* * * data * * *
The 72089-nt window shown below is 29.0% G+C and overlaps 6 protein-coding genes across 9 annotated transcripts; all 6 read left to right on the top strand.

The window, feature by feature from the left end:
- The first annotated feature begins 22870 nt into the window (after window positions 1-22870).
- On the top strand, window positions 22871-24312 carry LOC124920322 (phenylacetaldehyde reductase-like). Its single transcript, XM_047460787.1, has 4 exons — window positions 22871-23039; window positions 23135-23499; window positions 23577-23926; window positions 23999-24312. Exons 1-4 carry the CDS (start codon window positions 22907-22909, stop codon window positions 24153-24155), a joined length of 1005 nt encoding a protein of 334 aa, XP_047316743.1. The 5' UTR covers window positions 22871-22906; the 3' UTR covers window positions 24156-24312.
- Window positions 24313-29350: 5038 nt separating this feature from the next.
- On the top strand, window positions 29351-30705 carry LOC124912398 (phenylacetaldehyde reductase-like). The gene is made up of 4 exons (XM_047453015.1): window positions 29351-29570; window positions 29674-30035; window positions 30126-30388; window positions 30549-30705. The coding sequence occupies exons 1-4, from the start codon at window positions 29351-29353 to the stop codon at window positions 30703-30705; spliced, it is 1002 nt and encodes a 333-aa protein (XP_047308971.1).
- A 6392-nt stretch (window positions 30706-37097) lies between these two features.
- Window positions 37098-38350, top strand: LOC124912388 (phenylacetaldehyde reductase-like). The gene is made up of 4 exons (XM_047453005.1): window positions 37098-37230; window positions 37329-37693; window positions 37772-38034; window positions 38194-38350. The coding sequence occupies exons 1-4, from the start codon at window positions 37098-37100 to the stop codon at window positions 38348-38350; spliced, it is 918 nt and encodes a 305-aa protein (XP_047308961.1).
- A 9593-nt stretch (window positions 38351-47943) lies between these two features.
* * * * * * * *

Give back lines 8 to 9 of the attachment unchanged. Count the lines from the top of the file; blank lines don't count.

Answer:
- Window positions 37098-38350, top strand: LOC124912388 (phenylacetaldehyde reductase-like). The gene is made up of 4 exons (XM_047453005.1): window positions 37098-37230; window positions 37329-37693; window positions 37772-38034; window positions 38194-38350. The coding sequence occupies exons 1-4, from the start codon at window positions 37098-37100 to the stop codon at window positions 38348-38350; spliced, it is 918 nt and encodes a 305-aa protein (XP_047308961.1).
- A 9593-nt stretch (window positions 38351-47943) lies between these two features.